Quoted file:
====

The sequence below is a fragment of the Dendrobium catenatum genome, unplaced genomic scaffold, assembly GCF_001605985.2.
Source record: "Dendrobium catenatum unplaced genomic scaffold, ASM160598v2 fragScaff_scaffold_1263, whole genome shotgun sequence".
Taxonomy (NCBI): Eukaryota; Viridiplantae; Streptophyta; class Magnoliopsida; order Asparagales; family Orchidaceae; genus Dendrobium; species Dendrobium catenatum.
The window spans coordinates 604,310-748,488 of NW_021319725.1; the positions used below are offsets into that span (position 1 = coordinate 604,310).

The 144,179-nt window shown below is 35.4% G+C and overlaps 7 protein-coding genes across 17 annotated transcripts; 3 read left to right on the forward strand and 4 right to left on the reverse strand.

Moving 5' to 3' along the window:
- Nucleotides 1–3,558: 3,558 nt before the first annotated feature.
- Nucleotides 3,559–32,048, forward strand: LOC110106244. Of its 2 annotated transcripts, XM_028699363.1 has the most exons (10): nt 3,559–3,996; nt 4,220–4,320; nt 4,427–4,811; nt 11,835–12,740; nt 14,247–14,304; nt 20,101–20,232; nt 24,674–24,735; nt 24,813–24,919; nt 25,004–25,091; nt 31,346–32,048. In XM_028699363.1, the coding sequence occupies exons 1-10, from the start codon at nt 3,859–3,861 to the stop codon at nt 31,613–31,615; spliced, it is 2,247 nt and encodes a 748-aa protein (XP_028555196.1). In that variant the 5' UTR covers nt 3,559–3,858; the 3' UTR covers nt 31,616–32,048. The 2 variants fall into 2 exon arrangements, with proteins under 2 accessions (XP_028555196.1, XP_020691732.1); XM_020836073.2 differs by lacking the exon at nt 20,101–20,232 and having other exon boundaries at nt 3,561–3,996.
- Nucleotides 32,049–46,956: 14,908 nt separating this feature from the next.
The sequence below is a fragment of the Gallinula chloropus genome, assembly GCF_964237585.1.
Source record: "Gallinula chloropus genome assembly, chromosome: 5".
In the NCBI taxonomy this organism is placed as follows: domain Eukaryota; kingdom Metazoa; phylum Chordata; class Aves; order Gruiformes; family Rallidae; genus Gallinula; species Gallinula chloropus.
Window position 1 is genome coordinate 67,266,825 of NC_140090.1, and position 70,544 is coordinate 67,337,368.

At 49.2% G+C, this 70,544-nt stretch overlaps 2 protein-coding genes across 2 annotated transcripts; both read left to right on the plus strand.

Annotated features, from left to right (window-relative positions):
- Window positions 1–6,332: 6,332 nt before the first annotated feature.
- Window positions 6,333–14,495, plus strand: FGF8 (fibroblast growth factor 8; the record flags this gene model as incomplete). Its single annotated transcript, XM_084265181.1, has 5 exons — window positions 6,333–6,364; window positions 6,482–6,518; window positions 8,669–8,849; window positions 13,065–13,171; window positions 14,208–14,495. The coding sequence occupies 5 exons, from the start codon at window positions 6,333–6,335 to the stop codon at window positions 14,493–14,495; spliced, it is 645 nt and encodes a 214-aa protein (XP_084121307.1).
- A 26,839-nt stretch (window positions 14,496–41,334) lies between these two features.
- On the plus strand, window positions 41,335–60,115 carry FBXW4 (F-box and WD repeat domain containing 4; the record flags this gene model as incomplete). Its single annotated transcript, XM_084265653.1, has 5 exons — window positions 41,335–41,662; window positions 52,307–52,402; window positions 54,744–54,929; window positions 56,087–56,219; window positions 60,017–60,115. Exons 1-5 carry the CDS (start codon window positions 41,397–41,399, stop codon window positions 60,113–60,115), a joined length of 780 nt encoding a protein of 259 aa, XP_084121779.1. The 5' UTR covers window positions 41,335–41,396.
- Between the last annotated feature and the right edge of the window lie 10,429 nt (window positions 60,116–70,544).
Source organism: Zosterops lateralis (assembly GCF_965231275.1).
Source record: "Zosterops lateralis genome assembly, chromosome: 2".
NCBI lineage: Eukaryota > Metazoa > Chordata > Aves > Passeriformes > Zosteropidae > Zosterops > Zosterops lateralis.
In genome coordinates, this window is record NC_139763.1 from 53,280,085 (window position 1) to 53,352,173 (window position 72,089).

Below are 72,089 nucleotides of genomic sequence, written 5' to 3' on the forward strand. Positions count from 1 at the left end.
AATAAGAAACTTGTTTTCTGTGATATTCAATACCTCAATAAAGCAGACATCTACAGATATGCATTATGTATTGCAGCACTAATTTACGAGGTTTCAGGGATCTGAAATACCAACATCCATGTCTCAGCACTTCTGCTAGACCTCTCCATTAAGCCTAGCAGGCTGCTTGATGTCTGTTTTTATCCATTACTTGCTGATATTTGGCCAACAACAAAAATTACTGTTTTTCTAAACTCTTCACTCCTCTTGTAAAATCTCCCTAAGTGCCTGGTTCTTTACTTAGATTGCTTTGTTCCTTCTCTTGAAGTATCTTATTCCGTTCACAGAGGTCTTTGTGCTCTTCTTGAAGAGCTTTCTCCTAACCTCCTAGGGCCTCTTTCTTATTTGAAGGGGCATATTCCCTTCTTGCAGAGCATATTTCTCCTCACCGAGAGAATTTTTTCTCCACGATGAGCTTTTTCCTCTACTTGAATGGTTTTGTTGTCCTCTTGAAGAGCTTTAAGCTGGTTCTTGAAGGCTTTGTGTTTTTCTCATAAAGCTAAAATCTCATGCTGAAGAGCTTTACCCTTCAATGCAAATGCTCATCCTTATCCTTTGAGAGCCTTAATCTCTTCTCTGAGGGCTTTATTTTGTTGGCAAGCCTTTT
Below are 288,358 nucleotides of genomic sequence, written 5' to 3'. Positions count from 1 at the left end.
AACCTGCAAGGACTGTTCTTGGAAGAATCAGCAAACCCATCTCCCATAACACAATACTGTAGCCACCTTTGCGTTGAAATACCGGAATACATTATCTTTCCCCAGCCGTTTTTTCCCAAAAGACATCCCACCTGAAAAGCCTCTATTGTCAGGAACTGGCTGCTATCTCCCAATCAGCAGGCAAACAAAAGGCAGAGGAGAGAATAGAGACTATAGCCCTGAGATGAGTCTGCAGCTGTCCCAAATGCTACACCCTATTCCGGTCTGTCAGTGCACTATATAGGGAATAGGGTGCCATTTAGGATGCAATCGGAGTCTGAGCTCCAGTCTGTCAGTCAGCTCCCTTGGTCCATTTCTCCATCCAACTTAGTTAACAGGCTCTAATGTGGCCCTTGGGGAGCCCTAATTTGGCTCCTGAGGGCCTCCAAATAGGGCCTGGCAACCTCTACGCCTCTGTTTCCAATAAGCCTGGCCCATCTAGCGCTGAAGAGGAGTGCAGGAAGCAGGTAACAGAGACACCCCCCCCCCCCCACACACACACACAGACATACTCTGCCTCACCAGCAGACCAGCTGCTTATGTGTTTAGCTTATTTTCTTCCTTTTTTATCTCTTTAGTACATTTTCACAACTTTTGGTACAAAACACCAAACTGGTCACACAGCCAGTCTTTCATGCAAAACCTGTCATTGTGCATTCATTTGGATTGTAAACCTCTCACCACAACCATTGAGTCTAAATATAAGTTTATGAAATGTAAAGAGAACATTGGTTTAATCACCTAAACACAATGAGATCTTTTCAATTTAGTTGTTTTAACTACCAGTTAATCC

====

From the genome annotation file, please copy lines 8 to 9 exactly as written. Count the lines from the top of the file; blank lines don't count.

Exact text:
- Nucleotides 3,559–32,048, forward strand: LOC110106244. Of its 2 annotated transcripts, XM_028699363.1 has the most exons (10): nt 3,559–3,996; nt 4,220–4,320; nt 4,427–4,811; nt 11,835–12,740; nt 14,247–14,304; nt 20,101–20,232; nt 24,674–24,735; nt 24,813–24,919; nt 25,004–25,091; nt 31,346–32,048. In XM_028699363.1, the coding sequence occupies exons 1-10, from the start codon at nt 3,859–3,861 to the stop codon at nt 31,613–31,615; spliced, it is 2,247 nt and encodes a 748-aa protein (XP_028555196.1). In that variant the 5' UTR covers nt 3,559–3,858; the 3' UTR covers nt 31,616–32,048. The 2 variants fall into 2 exon arrangements, with proteins under 2 accessions (XP_028555196.1, XP_020691732.1); XM_020836073.2 differs by lacking the exon at nt 20,101–20,232 and having other exon boundaries at nt 3,561–3,996.
- Nucleotides 32,049–46,956: 14,908 nt separating this feature from the next.